Link to Pubmed [PMID] – 29194457
PLoS Comput. Biol. 2017 Dec;13(12):e1005870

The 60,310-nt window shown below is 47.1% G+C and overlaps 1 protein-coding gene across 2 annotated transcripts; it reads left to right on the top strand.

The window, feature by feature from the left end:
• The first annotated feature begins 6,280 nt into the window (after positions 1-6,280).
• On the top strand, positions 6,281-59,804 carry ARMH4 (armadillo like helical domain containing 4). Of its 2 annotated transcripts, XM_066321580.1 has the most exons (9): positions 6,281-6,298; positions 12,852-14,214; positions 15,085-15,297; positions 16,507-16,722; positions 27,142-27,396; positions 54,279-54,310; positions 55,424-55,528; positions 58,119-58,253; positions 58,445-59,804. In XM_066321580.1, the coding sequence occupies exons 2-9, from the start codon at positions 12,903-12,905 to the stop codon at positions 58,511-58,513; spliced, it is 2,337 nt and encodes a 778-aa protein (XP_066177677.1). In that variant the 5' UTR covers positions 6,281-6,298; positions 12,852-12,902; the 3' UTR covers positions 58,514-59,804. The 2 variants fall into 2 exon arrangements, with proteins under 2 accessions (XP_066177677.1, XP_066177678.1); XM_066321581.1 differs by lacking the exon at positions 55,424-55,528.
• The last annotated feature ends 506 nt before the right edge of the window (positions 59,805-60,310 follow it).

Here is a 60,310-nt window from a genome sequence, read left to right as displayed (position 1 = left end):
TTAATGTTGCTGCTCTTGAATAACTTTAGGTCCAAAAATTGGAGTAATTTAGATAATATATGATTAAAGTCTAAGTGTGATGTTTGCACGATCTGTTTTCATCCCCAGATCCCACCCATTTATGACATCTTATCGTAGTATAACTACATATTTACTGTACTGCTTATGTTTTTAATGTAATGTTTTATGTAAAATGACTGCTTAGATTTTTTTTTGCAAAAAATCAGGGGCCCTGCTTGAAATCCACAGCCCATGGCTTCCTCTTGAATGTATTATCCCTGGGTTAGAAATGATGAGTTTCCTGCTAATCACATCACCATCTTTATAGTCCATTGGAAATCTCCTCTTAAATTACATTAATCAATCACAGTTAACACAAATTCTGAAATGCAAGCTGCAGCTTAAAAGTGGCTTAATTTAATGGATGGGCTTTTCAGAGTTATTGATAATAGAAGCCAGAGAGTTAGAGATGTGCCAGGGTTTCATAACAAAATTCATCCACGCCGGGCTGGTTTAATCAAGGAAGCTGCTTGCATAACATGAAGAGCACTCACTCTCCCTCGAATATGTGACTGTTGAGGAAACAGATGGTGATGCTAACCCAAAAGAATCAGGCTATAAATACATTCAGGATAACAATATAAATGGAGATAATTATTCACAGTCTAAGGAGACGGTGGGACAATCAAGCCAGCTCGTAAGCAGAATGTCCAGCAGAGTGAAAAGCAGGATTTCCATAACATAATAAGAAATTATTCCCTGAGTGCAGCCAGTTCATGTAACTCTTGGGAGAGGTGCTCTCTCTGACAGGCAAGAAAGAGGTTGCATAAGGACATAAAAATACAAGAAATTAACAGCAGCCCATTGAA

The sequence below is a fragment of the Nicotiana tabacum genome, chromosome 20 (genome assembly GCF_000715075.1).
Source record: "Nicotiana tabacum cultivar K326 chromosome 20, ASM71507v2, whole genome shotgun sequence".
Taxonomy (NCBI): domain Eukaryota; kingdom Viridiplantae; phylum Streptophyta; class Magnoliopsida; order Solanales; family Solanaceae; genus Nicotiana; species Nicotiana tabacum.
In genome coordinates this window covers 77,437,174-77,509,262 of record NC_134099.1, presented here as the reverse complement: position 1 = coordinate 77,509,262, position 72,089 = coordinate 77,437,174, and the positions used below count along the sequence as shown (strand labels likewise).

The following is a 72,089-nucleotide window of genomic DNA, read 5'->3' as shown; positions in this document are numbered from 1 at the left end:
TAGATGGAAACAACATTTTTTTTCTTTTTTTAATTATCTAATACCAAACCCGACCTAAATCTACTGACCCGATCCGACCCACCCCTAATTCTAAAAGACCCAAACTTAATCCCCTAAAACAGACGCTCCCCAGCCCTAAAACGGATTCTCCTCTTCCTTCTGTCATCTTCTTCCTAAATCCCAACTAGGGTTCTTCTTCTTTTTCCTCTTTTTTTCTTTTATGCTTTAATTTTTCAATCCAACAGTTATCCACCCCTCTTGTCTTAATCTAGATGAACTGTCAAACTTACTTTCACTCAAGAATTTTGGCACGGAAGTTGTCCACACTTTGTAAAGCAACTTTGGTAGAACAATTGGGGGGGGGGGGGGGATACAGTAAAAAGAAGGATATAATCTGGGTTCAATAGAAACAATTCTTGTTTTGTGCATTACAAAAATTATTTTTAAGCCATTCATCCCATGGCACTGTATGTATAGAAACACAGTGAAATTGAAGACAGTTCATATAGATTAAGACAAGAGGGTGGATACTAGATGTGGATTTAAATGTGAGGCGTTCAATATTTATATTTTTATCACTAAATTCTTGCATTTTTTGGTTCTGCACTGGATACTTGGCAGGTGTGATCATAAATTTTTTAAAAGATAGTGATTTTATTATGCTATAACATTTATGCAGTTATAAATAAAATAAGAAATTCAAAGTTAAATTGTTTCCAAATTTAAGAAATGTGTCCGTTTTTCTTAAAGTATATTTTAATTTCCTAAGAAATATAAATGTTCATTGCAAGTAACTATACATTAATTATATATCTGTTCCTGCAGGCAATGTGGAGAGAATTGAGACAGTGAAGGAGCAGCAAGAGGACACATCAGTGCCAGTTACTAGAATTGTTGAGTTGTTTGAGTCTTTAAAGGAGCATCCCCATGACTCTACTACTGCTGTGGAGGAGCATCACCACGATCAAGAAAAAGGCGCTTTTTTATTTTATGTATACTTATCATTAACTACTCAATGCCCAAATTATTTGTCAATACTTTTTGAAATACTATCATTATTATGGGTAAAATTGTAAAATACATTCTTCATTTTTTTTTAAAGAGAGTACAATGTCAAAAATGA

Long-distance olfactory search behaviors depend on odor detection dynamics. Due to turbulence, olfactory signals travel as bursts of variable concentration and spacing and are characterized by long-tail distributions of odor/no-odor events, challenging the computing capacities of olfactory systems. How animals encode complex olfactory scenes to track the plume far from the source remains unclear. Here we focus on the coding of the plume temporal dynamics in moths. We compare responses of olfactory receptor neurons (ORNs) and antennal lobe projection neurons (PNs) to sequences of pheromone stimuli either with white-noise patterns or with realistic turbulent temporal structures simulating a large range of distances (8 to 64 m) from the odor source. For the first time, we analyze what information is extracted by the olfactory system at large distances from the source. Neuronal responses are analyzed using linear-nonlinear models fitted with white-noise stimuli and used for predicting responses to turbulent stimuli. We found that neuronal firing rate is less correlated with the dynamic odor time course when distance to the source increases because of improper coding during long odor and no-odor events that characterize large distances. Rapid adaptation during long puffs does not preclude however the detection of puff transitions in PNs. Individual PNs but not individual ORNs encode the onset and offset of odor puffs for any temporal structure of stimuli. A higher spontaneous firing rate coupled to an inhibition phase at the end of PN responses contributes to this coding property. This allows PNs to decode the temporal structure of the odor plume at any distance to the source, an essential piece of information moths can use in their tracking behavior.